Tiger worms: the ingenious solution to sanitation in refugee camps (Oxfam) - Ethiopia’s Jewi refugee camp

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Tiger worms: the ingenious solution to sanitation in refugee camps (Oxfam)

Please see article in the "i" newspaper :
inews.co.uk/essentials/news/uk/tiger-wor...ation-refugee-camps/

also see water.oxfam.org.uk/blog/tigers-in-the-toilet/

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Tiger worms: the ingenious solution to sanitation in refugee camps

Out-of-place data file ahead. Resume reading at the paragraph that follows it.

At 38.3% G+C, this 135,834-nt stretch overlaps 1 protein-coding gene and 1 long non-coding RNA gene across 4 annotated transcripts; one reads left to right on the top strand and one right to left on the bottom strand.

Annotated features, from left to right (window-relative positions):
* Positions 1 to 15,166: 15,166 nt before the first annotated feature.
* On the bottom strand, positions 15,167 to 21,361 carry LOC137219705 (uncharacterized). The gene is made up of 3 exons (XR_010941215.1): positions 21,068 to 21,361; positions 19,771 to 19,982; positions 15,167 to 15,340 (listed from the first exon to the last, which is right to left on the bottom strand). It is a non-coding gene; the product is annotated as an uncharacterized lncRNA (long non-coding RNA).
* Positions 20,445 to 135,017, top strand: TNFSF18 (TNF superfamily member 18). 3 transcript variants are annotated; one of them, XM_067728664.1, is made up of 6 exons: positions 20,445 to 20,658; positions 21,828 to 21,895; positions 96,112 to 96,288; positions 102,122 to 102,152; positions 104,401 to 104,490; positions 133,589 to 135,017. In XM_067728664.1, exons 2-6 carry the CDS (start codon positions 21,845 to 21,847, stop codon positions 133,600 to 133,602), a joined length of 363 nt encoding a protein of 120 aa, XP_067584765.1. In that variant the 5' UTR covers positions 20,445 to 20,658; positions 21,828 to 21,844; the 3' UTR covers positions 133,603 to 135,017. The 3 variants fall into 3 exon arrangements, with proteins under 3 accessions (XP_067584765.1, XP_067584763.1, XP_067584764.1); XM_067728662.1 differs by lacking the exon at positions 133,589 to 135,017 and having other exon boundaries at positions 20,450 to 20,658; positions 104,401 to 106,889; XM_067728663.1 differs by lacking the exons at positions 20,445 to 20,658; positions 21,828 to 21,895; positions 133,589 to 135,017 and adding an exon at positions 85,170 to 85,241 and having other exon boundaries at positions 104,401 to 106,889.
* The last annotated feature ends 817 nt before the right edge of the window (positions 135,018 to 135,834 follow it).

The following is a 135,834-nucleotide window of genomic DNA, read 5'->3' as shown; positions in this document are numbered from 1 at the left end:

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A team of British charity workers have come up with a simple, cheap and downright ingenious solution to the problem of providing safe sanitation to some of the world’s most crowded refugee camps – and it involves hundreds of bucketfuls of worms. Engineers working for Oxfam have created what they have dubbed the “tiger toilet”: a no-frills latrine which uses composting worms to convert human waste into useful fertiliser. The invention carries the added benefit of reducing the risk of disease. “I can see a point in the future where all of the toilets Oxfam builds in refugee camps are worm toilets” Angus McBride, humanitarian engineer The toilets, so named because of the striped tiger worms (Eisenia fetida) upon which they rely, were first trialled by a team working in Liberia in 2013. They proved such a success that more than 1,000 have since been built and are currently being used in Sierra Leone, Ethiopia, India and Myanmar.